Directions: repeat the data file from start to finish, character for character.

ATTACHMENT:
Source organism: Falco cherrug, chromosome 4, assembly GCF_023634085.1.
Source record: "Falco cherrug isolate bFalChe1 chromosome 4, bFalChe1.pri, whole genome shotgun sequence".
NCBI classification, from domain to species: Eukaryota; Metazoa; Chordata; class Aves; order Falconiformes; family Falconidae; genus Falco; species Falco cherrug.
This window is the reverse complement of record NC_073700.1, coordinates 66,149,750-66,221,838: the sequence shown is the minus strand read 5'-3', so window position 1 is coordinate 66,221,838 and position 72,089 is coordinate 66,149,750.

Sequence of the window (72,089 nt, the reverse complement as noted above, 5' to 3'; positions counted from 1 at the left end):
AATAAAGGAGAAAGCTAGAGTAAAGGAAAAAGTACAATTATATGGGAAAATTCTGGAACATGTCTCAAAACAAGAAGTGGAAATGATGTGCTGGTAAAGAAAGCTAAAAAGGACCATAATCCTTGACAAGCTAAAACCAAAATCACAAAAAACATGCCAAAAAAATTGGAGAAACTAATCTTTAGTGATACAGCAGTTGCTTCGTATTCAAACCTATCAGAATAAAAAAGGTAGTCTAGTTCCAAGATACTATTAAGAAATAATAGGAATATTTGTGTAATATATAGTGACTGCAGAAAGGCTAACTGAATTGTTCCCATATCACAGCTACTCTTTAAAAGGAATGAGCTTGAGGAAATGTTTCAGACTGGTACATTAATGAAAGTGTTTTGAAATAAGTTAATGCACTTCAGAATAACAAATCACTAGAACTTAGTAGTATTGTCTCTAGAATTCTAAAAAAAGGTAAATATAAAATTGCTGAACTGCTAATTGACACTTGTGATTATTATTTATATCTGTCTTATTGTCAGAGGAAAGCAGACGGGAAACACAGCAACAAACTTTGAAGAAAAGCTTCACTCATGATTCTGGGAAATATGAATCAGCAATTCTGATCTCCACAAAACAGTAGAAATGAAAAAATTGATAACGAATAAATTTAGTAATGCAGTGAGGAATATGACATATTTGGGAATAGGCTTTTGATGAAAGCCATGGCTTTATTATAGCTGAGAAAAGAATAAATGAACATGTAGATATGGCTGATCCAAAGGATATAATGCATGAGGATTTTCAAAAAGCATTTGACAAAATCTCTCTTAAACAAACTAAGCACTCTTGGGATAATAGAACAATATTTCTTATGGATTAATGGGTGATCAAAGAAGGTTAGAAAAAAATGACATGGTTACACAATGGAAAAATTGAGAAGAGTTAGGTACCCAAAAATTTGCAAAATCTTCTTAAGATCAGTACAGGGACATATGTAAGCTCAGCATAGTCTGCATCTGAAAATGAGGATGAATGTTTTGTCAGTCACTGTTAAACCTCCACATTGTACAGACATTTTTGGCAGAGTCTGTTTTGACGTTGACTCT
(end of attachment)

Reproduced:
Source organism: Falco cherrug, chromosome 4, assembly GCF_023634085.1.
Source record: "Falco cherrug isolate bFalChe1 chromosome 4, bFalChe1.pri, whole genome shotgun sequence".
NCBI classification, from domain to species: Eukaryota; Metazoa; Chordata; class Aves; order Falconiformes; family Falconidae; genus Falco; species Falco cherrug.
This window is the reverse complement of record NC_073700.1, coordinates 66,149,750-66,221,838: the sequence shown is the minus strand read 5'-3', so window position 1 is coordinate 66,221,838 and position 72,089 is coordinate 66,149,750.

Sequence of the window (72,089 nt, the reverse complement as noted above, 5' to 3'; positions counted from 1 at the left end):
AATAAAGGAGAAAGCTAGAGTAAAGGAAAAAGTACAATTATATGGGAAAATTCTGGAACATGTCTCAAAACAAGAAGTGGAAATGATGTGCTGGTAAAGAAAGCTAAAAAGGACCATAATCCTTGACAAGCTAAAACCAAAATCACAAAAAACATGCCAAAAAAATTGGAGAAACTAATCTTTAGTGATACAGCAGTTGCTTCGTATTCAAACCTATCAGAATAAAAAAGGTAGTCTAGTTCCAAGATACTATTAAGAAATAATAGGAATATTTGTGTAATATATAGTGACTGCAGAAAGGCTAACTGAATTGTTCCCATATCACAGCTACTCTTTAAAAGGAATGAGCTTGAGGAAATGTTTCAGACTGGTACATTAATGAAAGTGTTTTGAAATAAGTTAATGCACTTCAGAATAACAAATCACTAGAACTTAGTAGTATTGTCTCTAGAATTCTAAAAAAAGGTAAATATAAAATTGCTGAACTGCTAATTGACACTTGTGATTATTATTTATATCTGTCTTATTGTCAGAGGAAAGCAGACGGGAAACACAGCAACAAACTTTGAAGAAAAGCTTCACTCATGATTCTGGGAAATATGAATCAGCAATTCTGATCTCCACAAAACAGTAGAAATGAAAAAATTGATAACGAATAAATTTAGTAATGCAGTGAGGAATATGACATATTTGGGAATAGGCTTTTGATGAAAGCCATGGCTTTATTATAGCTGAGAAAAGAATAAATGAACATGTAGATATGGCTGATCCAAAGGATATAATGCATGAGGATTTTCAAAAAGCATTTGACAAAATCTCTCTTAAACAAACTAAGCACTCTTGGGATAATAGAACAATATTTCTTATGGATTAATGGGTGATCAAAGAAGGTTAGAAAAAAATGACATGGTTACACAATGGAAAAATTGAGAAGAGTTAGGTACCCAAAAATTTGCAAAATCTTCTTAAGATCAGTACAGGGACATATGTAAGCTCAGCATAGTCTGCATCTGAAAATGAGGATGAATGTTTTGTCAGTCACTGTTAAACCTCCACATTGTACAGACATTTTTGGCAGAGTCTGTTTTGACGTTGACTCT